Bing v. Bing
A giant corporation is taking my name for its search engine. At least I'm not the only one this has happened to.
(Fortune) -- On May 28, Microsoft proclaimed it would launch a new search engine that would compete in the vast hunt for search bucks. In an incredible act of sagacity, it announced that the name of the new search engine would be ... Bing. Uh-huh. Microsoft top elephant Steve Ballmer mentioned something about Bing being the "sound of found." No duh. I found it. Some time ago, in fact.
As you can imagine, this has concerned me quite a bit. I have to ask myself, What happens when somebody nabs your name for its gigantic corporate purposes? I realized there was only one person I could consult. He's very old now, and his circumstances are much diminished. But I found him, in a seedy tavern in Van Nuys, Calif., where he was nursing a beer before setting off for the races at Santa Anita. Following is a transcript of our conversation.
Stanley Bing: Mr. Google, thanks for taking time to speak with me.
Barney Google: Don't be a fool. Buy me a drink.
Bing: You were once quite famous, Mr. Google. The comic strip of which you were the star still appears in 21 countries.
Bing: In a song from 1923, you were called "the most important man this country ever knew," as well as "the greatest lover" and, for some reason, "the greatest fire chief."
Google: (laughs, coughs up phlegm): They said my sneeze could put the fire out! (Unintelligible)
Bing: You were in shorts, cartoons, and two live-action films along with your friend Snuffy Smith. As recently as 2006, you appeared in a DVD that captured 20 episodes of your classic animated series.
Google: Just try searching my name, though. Forget it! I'm almost completely not optimized. It's creepy!
Bing: I know. I don't want to be mean, but I bet not one person in 100 reading this column today knows who you are. They certainly don't think about you when they hear the word "Google," as they did for much of the century just past.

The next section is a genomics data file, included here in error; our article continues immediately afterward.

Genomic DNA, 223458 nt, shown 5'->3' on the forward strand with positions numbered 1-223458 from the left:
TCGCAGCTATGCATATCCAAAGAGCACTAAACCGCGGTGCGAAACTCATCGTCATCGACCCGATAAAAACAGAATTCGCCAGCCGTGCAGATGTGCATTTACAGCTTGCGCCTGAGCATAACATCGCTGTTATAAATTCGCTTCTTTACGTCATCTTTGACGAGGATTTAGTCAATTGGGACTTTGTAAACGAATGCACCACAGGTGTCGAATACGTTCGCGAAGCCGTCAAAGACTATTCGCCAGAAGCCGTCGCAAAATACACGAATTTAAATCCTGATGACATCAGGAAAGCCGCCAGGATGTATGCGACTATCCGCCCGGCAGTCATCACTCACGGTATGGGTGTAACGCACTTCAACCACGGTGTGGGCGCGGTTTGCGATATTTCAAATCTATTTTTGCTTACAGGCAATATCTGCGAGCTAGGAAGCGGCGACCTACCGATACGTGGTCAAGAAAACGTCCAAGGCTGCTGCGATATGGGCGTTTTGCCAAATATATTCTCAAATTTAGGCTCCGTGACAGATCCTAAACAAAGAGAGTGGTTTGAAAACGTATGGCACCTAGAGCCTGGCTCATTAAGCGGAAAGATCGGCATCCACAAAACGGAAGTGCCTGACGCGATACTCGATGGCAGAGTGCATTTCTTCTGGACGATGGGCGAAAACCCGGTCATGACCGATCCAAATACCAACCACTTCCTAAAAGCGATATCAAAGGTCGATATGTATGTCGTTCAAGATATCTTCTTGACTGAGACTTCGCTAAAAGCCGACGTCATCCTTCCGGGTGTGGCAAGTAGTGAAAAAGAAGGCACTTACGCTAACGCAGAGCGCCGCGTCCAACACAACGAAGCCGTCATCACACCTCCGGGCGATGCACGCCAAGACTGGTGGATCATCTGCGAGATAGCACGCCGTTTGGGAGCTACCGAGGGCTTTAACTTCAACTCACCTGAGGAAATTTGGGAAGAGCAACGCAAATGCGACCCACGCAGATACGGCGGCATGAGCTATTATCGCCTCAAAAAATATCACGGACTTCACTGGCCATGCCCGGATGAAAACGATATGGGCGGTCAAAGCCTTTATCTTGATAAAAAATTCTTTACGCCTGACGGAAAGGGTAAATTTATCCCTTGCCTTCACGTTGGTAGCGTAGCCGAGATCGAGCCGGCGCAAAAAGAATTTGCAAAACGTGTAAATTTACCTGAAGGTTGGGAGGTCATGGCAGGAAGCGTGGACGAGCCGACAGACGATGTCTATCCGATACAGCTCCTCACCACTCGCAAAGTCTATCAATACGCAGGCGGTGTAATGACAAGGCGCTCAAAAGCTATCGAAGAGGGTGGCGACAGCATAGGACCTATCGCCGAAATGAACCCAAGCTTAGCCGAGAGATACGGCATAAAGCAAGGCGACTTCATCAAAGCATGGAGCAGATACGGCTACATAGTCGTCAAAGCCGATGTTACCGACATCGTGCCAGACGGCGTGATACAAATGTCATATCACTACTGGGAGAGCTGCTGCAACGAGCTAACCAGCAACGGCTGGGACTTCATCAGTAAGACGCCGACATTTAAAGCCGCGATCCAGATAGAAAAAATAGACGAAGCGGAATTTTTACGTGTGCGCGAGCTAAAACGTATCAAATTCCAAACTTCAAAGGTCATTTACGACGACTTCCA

Google: I can't talk when my throat is so dry ...
Bing: When did you feel the whole thing turning?
Google: It was in 1940, when Columbia University math professor Edward Kasner asked his 9-year-old nephew to come up with a word he could use for a very large number. I was at the height of my brand awareness then, and the kid said Google.
Bing: Kasner misspelled it as Googol.
Google: Yeah, but the damage was done. Folks started seeing Googol as a mathematical concept. There was confusion all of a sudden. It's not a coincidence that around that time I moved out of Beverly Hills and into the Valley.
Bing: Then the Mountain View guys came along and changed it back to its original spelling - yours.
Google: And I'm left to suck hose water. I mean, I'm on YouTube and everything. But you think I can get a table at Dan Tana's anymore?
Google: Aren't you Bing?
Bing: I thought so.
Google: I get it. I bet you could use a drink, right?
Bing: Don't you think this could be good for my brand? There are people all over who now are aware of me who weren't before ...
Google: Yeah, you may get a bump in the beginning.
Bing: But ... ?
Google: My landlady has a one-bedroom over the garage.
He scurried off not long after that, muttering something about seeing a man about a horse. I was left sitting there in the darkened bar. I felt kind of thirsty all of a sudden.
STANLEY BING's latest book is Executricks, or How to Retire While You're Still Working (Collins), available at finer bookstores everywhere. He can be reached at email@example.com. For more Bingstuff, go to his website, stanleybing.com.